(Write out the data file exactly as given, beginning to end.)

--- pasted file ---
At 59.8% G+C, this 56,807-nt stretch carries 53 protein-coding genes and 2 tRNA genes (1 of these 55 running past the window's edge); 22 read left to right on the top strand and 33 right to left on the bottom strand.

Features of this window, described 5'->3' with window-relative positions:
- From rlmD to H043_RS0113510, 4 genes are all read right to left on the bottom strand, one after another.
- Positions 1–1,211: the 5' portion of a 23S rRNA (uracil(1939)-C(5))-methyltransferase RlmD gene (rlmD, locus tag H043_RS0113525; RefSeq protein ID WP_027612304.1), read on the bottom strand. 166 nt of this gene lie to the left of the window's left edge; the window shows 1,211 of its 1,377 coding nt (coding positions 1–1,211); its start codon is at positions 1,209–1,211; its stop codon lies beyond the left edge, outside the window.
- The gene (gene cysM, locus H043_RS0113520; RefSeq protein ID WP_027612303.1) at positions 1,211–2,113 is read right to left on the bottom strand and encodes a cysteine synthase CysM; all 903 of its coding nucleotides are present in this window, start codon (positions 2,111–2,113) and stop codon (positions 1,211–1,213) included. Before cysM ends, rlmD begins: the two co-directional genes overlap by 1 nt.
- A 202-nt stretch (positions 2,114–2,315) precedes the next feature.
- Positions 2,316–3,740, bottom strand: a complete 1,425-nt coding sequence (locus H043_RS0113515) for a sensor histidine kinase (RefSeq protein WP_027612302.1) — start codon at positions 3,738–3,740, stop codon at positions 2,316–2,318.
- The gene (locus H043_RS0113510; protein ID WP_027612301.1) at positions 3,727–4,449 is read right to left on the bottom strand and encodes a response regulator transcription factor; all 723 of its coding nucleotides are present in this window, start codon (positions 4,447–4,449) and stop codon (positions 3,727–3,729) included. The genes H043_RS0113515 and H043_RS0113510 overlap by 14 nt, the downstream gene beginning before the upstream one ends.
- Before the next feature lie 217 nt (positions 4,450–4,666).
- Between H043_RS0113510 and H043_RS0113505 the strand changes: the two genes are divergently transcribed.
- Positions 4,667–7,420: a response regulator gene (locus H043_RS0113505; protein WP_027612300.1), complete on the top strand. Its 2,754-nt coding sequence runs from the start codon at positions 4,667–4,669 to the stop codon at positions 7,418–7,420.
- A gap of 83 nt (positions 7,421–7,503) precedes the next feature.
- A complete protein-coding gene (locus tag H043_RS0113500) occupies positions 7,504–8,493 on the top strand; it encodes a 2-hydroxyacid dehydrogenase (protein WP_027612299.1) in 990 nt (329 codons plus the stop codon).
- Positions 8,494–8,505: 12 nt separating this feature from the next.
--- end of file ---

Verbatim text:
At 59.8% G+C, this 56,807-nt stretch carries 53 protein-coding genes and 2 tRNA genes (1 of these 55 running past the window's edge); 22 read left to right on the top strand and 33 right to left on the bottom strand.

Features of this window, described 5'->3' with window-relative positions:
- From rlmD to H043_RS0113510, 4 genes are all read right to left on the bottom strand, one after another.
- Positions 1–1,211: the 5' portion of a 23S rRNA (uracil(1939)-C(5))-methyltransferase RlmD gene (rlmD, locus tag H043_RS0113525; RefSeq protein ID WP_027612304.1), read on the bottom strand. 166 nt of this gene lie to the left of the window's left edge; the window shows 1,211 of its 1,377 coding nt (coding positions 1–1,211); its start codon is at positions 1,209–1,211; its stop codon lies beyond the left edge, outside the window.
- The gene (gene cysM, locus H043_RS0113520; RefSeq protein ID WP_027612303.1) at positions 1,211–2,113 is read right to left on the bottom strand and encodes a cysteine synthase CysM; all 903 of its coding nucleotides are present in this window, start codon (positions 2,111–2,113) and stop codon (positions 1,211–1,213) included. Before cysM ends, rlmD begins: the two co-directional genes overlap by 1 nt.
- A 202-nt stretch (positions 2,114–2,315) precedes the next feature.
- Positions 2,316–3,740, bottom strand: a complete 1,425-nt coding sequence (locus H043_RS0113515) for a sensor histidine kinase (RefSeq protein WP_027612302.1) — start codon at positions 3,738–3,740, stop codon at positions 2,316–2,318.
- The gene (locus H043_RS0113510; protein ID WP_027612301.1) at positions 3,727–4,449 is read right to left on the bottom strand and encodes a response regulator transcription factor; all 723 of its coding nucleotides are present in this window, start codon (positions 4,447–4,449) and stop codon (positions 3,727–3,729) included. The genes H043_RS0113515 and H043_RS0113510 overlap by 14 nt, the downstream gene beginning before the upstream one ends.
- Before the next feature lie 217 nt (positions 4,450–4,666).
- Between H043_RS0113510 and H043_RS0113505 the strand changes: the two genes are divergently transcribed.
- Positions 4,667–7,420: a response regulator gene (locus H043_RS0113505; protein WP_027612300.1), complete on the top strand. Its 2,754-nt coding sequence runs from the start codon at positions 4,667–4,669 to the stop codon at positions 7,418–7,420.
- A gap of 83 nt (positions 7,421–7,503) precedes the next feature.
- A complete protein-coding gene (locus tag H043_RS0113500) occupies positions 7,504–8,493 on the top strand; it encodes a 2-hydroxyacid dehydrogenase (protein WP_027612299.1) in 990 nt (329 codons plus the stop codon).
- Positions 8,494–8,505: 12 nt separating this feature from the next.